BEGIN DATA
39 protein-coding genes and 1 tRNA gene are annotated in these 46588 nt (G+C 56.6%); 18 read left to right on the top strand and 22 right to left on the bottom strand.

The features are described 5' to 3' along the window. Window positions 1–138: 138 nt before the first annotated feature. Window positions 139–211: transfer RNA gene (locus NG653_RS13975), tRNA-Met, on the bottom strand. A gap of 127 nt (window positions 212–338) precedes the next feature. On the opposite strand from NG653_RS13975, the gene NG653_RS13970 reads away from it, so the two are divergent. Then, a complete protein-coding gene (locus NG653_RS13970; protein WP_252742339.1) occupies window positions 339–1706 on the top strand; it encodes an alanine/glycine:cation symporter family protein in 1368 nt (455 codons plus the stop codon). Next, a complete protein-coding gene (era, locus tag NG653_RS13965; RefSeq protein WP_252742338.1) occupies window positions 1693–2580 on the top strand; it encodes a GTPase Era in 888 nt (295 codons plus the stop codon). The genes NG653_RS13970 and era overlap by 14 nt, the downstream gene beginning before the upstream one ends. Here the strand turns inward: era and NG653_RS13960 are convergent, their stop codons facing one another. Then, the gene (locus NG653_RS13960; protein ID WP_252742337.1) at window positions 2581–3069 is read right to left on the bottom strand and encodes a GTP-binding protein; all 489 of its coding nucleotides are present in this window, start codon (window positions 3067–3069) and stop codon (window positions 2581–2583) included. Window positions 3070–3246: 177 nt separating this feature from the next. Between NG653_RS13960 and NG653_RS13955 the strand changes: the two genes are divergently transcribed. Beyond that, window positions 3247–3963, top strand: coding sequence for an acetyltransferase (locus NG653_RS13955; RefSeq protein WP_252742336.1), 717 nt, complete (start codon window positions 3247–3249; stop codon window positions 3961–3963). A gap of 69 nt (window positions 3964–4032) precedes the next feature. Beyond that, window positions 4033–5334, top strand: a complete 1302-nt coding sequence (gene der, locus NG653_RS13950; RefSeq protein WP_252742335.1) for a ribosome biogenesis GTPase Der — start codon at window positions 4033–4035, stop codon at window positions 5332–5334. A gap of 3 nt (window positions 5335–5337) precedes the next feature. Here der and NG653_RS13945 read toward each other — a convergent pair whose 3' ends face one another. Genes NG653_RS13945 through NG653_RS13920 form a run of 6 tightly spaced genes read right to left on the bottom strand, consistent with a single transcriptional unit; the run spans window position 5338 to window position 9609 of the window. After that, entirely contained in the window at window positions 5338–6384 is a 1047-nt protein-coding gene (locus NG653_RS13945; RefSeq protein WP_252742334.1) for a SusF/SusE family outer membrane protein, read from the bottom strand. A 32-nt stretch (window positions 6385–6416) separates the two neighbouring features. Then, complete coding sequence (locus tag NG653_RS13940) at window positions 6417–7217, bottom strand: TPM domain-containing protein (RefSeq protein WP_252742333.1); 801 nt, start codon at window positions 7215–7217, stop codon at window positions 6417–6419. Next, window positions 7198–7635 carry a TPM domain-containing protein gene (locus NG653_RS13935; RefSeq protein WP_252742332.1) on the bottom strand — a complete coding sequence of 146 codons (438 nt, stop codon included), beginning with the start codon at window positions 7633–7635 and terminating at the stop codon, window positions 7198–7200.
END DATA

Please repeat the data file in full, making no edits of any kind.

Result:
39 protein-coding genes and 1 tRNA gene are annotated in these 46588 nt (G+C 56.6%); 18 read left to right on the top strand and 22 right to left on the bottom strand.

The features are described 5' to 3' along the window. Window positions 1–138: 138 nt before the first annotated feature. Window positions 139–211: transfer RNA gene (locus NG653_RS13975), tRNA-Met, on the bottom strand. A gap of 127 nt (window positions 212–338) precedes the next feature. On the opposite strand from NG653_RS13975, the gene NG653_RS13970 reads away from it, so the two are divergent. Then, a complete protein-coding gene (locus NG653_RS13970; protein WP_252742339.1) occupies window positions 339–1706 on the top strand; it encodes an alanine/glycine:cation symporter family protein in 1368 nt (455 codons plus the stop codon). Next, a complete protein-coding gene (era, locus tag NG653_RS13965; RefSeq protein WP_252742338.1) occupies window positions 1693–2580 on the top strand; it encodes a GTPase Era in 888 nt (295 codons plus the stop codon). The genes NG653_RS13970 and era overlap by 14 nt, the downstream gene beginning before the upstream one ends. Here the strand turns inward: era and NG653_RS13960 are convergent, their stop codons facing one another. Then, the gene (locus NG653_RS13960; protein ID WP_252742337.1) at window positions 2581–3069 is read right to left on the bottom strand and encodes a GTP-binding protein; all 489 of its coding nucleotides are present in this window, start codon (window positions 3067–3069) and stop codon (window positions 2581–2583) included. Window positions 3070–3246: 177 nt separating this feature from the next. Between NG653_RS13960 and NG653_RS13955 the strand changes: the two genes are divergently transcribed. Beyond that, window positions 3247–3963, top strand: coding sequence for an acetyltransferase (locus NG653_RS13955; RefSeq protein WP_252742336.1), 717 nt, complete (start codon window positions 3247–3249; stop codon window positions 3961–3963). A gap of 69 nt (window positions 3964–4032) precedes the next feature. Beyond that, window positions 4033–5334, top strand: a complete 1302-nt coding sequence (gene der, locus NG653_RS13950; RefSeq protein WP_252742335.1) for a ribosome biogenesis GTPase Der — start codon at window positions 4033–4035, stop codon at window positions 5332–5334. A gap of 3 nt (window positions 5335–5337) precedes the next feature. Here der and NG653_RS13945 read toward each other — a convergent pair whose 3' ends face one another. Genes NG653_RS13945 through NG653_RS13920 form a run of 6 tightly spaced genes read right to left on the bottom strand, consistent with a single transcriptional unit; the run spans window position 5338 to window position 9609 of the window. After that, entirely contained in the window at window positions 5338–6384 is a 1047-nt protein-coding gene (locus NG653_RS13945; RefSeq protein WP_252742334.1) for a SusF/SusE family outer membrane protein, read from the bottom strand. A 32-nt stretch (window positions 6385–6416) separates the two neighbouring features. Then, complete coding sequence (locus tag NG653_RS13940) at window positions 6417–7217, bottom strand: TPM domain-containing protein (RefSeq protein WP_252742333.1); 801 nt, start codon at window positions 7215–7217, stop codon at window positions 6417–6419. Next, window positions 7198–7635 carry a TPM domain-containing protein gene (locus NG653_RS13935; RefSeq protein WP_252742332.1) on the bottom strand — a complete coding sequence of 146 codons (438 nt, stop codon included), beginning with the start codon at window positions 7633–7635 and terminating at the stop codon, window positions 7198–7200.